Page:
But the Republican leadership in the House decided to step back from an immediate confrontation by suspending the required approval of raising the debt limit until May 18, apparently deciding that Obama held the upper hand over congressional Republicans following his easy re-election to a second term in November.

The legislation does not set a specific debt limit. It would automatically increase the limit by the amount required to fund U.S. government obligations through that date.

Obama rejected threats
Even before his inauguration earlier this week, Obama rejected Republican threats not to approve raising the borrowing limit, saying he would not allow the opposition to "hold hostage" the "full faith and credit" of the United States. While he then voiced opposition to repeatedly having to deal with the issue, he apparently set that aside as the Republicans decided to suspend action for four months.

In his inaugural address on Monday, Obama was formidable in re-emphasizing his support for the key social programs that conservative Republicans want to cut dramatically.

While acknowledging the need to cut the deficit, Obama declared, "We reject the belief that America must choose between caring for the generation that built this country and investing in the generation that will build its future."

The House Republicans’ legislation was also designed to prod Senate Democrats to pass a budget after almost four years of failing to do so. It calls for withholding the pay of lawmakers in either the House or Senate if their chamber fails to pass a congressional budget resolution by April 15. House Republicans, who regained majority control of the chamber in 2010, have passed budgets for two consecutive years, but the Senate, which was in Democrat hands throughout Obama’s first term, hasn’t passed one since his first year in office.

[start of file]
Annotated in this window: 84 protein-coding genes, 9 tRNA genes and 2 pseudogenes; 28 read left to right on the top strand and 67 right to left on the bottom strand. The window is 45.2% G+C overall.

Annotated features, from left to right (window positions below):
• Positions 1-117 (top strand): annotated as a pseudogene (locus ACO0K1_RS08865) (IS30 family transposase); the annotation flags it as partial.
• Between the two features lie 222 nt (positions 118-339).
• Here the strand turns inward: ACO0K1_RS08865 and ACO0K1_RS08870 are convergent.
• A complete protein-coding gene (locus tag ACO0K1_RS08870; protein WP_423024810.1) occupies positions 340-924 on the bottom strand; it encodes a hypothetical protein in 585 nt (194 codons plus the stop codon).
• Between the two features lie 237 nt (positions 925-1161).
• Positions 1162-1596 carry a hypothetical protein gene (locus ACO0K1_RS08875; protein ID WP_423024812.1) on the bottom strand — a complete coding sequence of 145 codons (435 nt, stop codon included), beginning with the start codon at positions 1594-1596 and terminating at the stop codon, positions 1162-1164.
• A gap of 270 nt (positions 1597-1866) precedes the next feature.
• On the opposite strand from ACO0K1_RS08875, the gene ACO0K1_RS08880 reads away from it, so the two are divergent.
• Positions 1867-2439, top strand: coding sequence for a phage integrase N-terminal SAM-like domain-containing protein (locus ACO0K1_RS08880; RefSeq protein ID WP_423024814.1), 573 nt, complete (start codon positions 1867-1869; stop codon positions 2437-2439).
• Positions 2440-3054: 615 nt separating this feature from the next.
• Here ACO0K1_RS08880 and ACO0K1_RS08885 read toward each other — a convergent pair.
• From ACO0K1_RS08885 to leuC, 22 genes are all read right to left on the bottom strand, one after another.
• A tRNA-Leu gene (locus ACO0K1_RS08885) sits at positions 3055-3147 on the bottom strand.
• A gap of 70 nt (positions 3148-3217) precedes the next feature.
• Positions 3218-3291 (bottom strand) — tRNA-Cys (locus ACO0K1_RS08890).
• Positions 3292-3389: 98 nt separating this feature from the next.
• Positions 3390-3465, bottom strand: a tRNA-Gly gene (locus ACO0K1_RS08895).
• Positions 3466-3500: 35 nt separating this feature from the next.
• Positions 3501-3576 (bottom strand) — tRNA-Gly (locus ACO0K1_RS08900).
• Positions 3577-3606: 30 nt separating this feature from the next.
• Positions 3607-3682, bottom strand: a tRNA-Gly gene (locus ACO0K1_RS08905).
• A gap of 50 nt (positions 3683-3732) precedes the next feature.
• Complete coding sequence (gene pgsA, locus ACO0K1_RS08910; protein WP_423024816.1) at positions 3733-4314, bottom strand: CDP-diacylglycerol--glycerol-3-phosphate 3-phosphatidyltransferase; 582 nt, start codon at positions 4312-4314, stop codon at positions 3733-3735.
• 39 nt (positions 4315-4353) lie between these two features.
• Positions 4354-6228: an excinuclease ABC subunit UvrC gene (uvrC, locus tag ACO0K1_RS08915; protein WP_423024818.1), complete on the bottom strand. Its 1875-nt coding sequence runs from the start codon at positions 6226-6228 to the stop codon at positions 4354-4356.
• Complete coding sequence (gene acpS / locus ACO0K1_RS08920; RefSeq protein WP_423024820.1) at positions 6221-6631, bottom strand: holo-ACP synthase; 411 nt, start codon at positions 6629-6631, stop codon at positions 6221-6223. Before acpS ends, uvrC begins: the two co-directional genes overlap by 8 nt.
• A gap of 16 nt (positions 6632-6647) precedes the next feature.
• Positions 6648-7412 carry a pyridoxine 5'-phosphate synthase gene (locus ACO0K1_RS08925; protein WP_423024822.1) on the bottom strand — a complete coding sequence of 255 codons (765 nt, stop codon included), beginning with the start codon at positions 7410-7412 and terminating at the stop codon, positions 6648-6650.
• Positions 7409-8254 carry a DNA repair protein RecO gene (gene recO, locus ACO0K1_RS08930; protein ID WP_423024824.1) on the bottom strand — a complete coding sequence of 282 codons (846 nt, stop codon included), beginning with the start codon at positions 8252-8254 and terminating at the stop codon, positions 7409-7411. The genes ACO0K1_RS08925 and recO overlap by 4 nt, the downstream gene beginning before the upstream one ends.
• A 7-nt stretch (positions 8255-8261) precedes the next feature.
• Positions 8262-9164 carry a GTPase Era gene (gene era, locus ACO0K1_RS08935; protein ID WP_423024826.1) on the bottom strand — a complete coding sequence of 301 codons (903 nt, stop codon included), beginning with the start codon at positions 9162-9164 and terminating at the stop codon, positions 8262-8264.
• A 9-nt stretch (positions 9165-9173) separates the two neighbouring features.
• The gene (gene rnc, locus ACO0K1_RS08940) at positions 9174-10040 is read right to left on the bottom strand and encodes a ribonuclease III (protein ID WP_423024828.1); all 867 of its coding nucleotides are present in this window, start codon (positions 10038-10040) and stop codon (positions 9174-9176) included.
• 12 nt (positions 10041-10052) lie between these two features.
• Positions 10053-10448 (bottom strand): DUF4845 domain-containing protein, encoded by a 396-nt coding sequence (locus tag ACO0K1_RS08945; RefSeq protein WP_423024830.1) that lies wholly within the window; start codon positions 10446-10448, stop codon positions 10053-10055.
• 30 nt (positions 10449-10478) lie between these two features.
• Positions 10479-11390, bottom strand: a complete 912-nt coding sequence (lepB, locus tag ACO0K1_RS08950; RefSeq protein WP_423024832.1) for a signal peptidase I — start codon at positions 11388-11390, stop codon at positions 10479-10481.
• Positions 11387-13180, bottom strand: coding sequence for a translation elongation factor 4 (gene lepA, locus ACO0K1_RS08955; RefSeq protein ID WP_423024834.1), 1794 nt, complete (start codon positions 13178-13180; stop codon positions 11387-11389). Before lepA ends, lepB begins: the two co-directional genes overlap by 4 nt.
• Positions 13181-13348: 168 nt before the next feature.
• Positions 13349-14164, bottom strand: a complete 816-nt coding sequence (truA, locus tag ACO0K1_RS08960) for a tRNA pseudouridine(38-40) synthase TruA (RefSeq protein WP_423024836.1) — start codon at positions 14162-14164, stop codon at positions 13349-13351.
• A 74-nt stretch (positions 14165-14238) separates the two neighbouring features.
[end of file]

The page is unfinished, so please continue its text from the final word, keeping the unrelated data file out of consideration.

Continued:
Under Congress’ arcane budget procedures, a congressional budget resolution is a nonbinding measure that tries to set parameters for future legislation setting agency budgets and federal benefit programs like Medicare.

On Sunday, Democratic Sen. Chuck Schumer said the Senate would do just that and would use it to call for follow-up legislation that would increase revenues. Most Republicans oppose higher taxes, contending that would only prove a drag on an already weak economic recovery. In the House especially, members of the Republican tea party faction won their place in Congress by promising constituents to shrink government and lower taxes.

Democrats have generally reacted coolly to the debt limit extension. They look also at other upcoming fiscal fights, including sharp, across-the-board spending cuts that would start to strike the Defense Department and domestic programs alike on March 1 and the possibility of a partial government shutdown with the expiration of a temporary budget measure on March 27.

While serious, those deadlines are far less consequential than defaulting on the country’s debt.